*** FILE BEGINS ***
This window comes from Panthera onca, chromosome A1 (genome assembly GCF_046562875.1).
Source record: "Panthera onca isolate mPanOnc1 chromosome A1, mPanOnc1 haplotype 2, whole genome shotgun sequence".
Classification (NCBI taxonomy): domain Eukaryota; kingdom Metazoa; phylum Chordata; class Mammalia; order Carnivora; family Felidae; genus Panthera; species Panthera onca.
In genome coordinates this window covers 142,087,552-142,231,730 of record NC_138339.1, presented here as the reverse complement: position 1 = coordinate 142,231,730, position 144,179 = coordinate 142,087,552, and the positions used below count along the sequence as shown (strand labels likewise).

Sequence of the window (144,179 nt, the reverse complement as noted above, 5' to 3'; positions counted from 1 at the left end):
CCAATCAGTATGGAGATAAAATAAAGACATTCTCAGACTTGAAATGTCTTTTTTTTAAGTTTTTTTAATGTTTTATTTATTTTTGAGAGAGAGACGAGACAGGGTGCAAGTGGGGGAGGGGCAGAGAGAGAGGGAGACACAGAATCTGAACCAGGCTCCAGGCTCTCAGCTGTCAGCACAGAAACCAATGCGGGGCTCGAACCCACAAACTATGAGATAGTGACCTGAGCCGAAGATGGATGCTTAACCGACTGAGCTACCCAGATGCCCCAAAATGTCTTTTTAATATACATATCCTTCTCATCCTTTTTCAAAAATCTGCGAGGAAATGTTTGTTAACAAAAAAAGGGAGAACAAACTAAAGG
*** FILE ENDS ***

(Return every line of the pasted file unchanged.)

This window comes from Panthera onca, chromosome A1 (genome assembly GCF_046562875.1).
Source record: "Panthera onca isolate mPanOnc1 chromosome A1, mPanOnc1 haplotype 2, whole genome shotgun sequence".
Classification (NCBI taxonomy): domain Eukaryota; kingdom Metazoa; phylum Chordata; class Mammalia; order Carnivora; family Felidae; genus Panthera; species Panthera onca.
In genome coordinates this window covers 142,087,552-142,231,730 of record NC_138339.1, presented here as the reverse complement: position 1 = coordinate 142,231,730, position 144,179 = coordinate 142,087,552, and the positions used below count along the sequence as shown (strand labels likewise).

Sequence of the window (144,179 nt, the reverse complement as noted above, 5' to 3'; positions counted from 1 at the left end):
CCAATCAGTATGGAGATAAAATAAAGACATTCTCAGACTTGAAATGTCTTTTTTTTAAGTTTTTTTAATGTTTTATTTATTTTTGAGAGAGAGACGAGACAGGGTGCAAGTGGGGGAGGGGCAGAGAGAGAGGGAGACACAGAATCTGAACCAGGCTCCAGGCTCTCAGCTGTCAGCACAGAAACCAATGCGGGGCTCGAACCCACAAACTATGAGATAGTGACCTGAGCCGAAGATGGATGCTTAACCGACTGAGCTACCCAGATGCCCCAAAATGTCTTTTTAATATACATATCCTTCTCATCCTTTTTCAAAAATCTGCGAGGAAATGTTTGTTAACAAAAAAAGGGAGAACAAACTAAAGG